Pumpkin progress


#1

Inspired by https://www.thingiverse.com/thing:1856121/, I decided to try drawing my own. It was a good opportunity to hone some more Fusion 360 techniques and try out the F360->DXF->AI->SVG->GF workflow (boy I can’t wait for this to involve less toil).

This is the first draft, I like the fluorescent orange acrylic I picked up from Canal Plastics (BTW if you’re going to be in NYC for Maker Faire, you may want to take a side trip to Chinatown).

The most frustrating part so far has been trying to fit all the pieces on one sheet without a lot of waste. I didn’t draw these things to nest, and they really don’t. I spent hours, first finding a way to fit them on a 19.5" x 12" artboard… which, if you’re paying attention, you’ve already realized should have been 19.5" x 11". There’s no way I could do it with an inch less vertical space, so then I thought I’d be clever and do it in two passes, skipping all of the things that didn’t fit on the top, turning it around, and then cutting them out of the scrap. It was a great plan. Until I realized “+/- 1/8” means the 12" pieces I bought are most definitely no more than 11 7/8". And I went right up to the edge, with no square to spare. So I had to burn two $13 12" x 24" sheets to make one pumpkin. You live, you learn.

I know that in industry, they have to solve the problem of fitting as many cuts as possible on a given piece of stock. I don’t know what that is called or whether there’s software available to mere mortals for doing it. If there is, I definitely want it… this is going to be a recurring need.


#2

I haven’t played with it in a while, but http://svgnest.com/ is a nesting algorithm that can take parts of an svg and pack them into one of the shapes. (The demo on their page shows how it works.) This is a nice open source project for it though. Edit to say: I don’t know that svgnest will respect engraving though. I.E. all the parts will get moved around, and I’m not sure if you had say an engraved label on a part it would stay on that part. (But again I haven’t played with it in a while, so maybe it does these days)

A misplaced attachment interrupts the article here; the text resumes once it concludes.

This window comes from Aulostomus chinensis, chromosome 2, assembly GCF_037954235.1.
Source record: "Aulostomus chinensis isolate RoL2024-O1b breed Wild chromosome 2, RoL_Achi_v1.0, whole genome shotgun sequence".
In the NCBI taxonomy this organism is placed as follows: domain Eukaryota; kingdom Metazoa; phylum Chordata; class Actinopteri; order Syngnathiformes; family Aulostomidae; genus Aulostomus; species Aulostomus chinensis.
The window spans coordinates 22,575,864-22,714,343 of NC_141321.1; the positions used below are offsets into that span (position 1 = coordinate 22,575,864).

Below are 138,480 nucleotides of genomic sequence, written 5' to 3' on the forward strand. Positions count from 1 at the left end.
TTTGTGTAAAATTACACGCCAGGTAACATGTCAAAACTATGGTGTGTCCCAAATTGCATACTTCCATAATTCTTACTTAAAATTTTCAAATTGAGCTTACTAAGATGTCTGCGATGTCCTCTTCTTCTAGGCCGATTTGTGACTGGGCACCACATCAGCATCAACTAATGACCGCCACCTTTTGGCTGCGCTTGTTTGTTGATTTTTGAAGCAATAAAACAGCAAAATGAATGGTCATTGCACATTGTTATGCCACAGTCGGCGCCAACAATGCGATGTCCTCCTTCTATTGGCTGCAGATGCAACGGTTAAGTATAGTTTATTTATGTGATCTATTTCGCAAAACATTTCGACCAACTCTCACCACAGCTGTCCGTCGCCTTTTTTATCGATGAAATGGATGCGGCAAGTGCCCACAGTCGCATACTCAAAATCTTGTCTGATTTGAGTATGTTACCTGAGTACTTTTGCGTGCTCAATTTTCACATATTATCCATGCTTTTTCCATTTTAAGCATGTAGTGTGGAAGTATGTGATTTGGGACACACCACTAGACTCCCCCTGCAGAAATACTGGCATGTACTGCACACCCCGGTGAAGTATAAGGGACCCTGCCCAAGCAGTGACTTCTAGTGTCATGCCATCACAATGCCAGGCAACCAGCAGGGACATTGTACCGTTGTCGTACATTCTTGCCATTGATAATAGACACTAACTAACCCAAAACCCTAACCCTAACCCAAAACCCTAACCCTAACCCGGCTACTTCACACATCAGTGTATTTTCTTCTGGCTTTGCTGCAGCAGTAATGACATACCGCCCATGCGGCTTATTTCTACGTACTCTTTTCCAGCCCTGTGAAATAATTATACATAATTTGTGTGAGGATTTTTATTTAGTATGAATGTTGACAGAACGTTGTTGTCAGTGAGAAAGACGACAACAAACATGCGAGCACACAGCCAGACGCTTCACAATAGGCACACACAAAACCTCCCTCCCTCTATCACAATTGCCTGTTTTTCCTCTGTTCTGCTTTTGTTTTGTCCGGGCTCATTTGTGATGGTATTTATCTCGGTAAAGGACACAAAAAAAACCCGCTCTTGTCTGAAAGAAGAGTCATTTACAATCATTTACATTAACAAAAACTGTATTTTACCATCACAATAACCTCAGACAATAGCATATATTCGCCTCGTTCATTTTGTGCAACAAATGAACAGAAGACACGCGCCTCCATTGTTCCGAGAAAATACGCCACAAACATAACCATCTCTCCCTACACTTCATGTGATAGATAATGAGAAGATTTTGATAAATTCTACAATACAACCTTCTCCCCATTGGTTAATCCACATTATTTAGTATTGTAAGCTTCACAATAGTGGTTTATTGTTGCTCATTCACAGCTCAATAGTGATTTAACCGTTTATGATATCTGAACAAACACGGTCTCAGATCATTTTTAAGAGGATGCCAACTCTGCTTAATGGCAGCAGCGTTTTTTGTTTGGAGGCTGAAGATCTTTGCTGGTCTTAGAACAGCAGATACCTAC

#3

Looks good!


#4

http://svgnest.com was going to be my suggestion also.

To use it, you’ll want to create a “bin” inside of your working document. This should probably be the cutting area of the Glowforge.

For engraves, it seems that the program respects grouped components. For example, in the below screen show, you’ll see that I had some text “engrave this test” and I grouped it with one of the crescent moon shapes. It respected the fact that it was grouped and left the text on top of the moon shape when nesting.


#5

Thanks for running the test! That is good news about the grouped objects.


#6

No problem. Quick and easy test!

Don’t forget about the options menu before you get going. You can set the spacing between items etc. Some of the options, I don’t know what they do… I’m sure Google has an answer, but the question marks aren’t working for me.


#7

Thanks for the link! I’m sure I’ll get a lot of use out of that for simpler projects… this one seems to be melting its brain. Good to know I can beat a computer at something…


#8

I really like your pumpkin, and the material lesson.


#9

Since you created the F360 model, why not just scale it down say 10%? Then it’d fit in the standard material size the GF can handle.


#10

I had a specific size I planned to make, and I really didn’t want to go through the tedious round-trip process required to regenerate all the files. It’s certainly an option, and I’m planning to make smaller ones while I continue to work on the design.


#11

In F360 you need to investigate the drawing module. You can create your drawing and then go to PDF and straight to GF. Works great if only cuts involved


#12

I haven’t had any luck with that, I’ve been using the DXF for Laser add-in.


#13

Thanks again for that link. Impressive results! All the parts for the 6.5" model fit into the cut area.


#14

Looks like you could waste less by pairing up all of the C shape pieces like it has done with few.


#15

More iterations might have gotten there too. It uses genetic algorithms to ‘mutate’ the layouts. Granted the various settings change how it works, etc. And sometimes it takes a while to get to a super compact form. (The convex curves are something I know increases that time.)


#16

Yeah, if you spin the 2nd one from the left clockwise and move it to the right, then you could take the one to its right and above slide it to the left and rotate it counterclockwise so it tucks into the first one we moved. Then take the 4th on the bottom (3rd in that group on the bottom that are all by themselves) and rotate it clockwise and move it to the left so it tucks up into the other side of the 2nd one we moved (the 3rd one from the edge). That would than allow the nested pair on the right side to move down & to the left or to move the one in the upper right corner down to the bottom row and tuck it into the existing right side pair.


#17

I have professional nesting software at work. If you post the DXF file, I can nest it to see if it gets better results.


#18

Pumpkin turned out great!


#19

Thanks a lot! :slight_smile:
Which programm did you use to group the parts and create the svg-file?
I use vectorworks and autocad to draw shapes so im curious if that‘ll work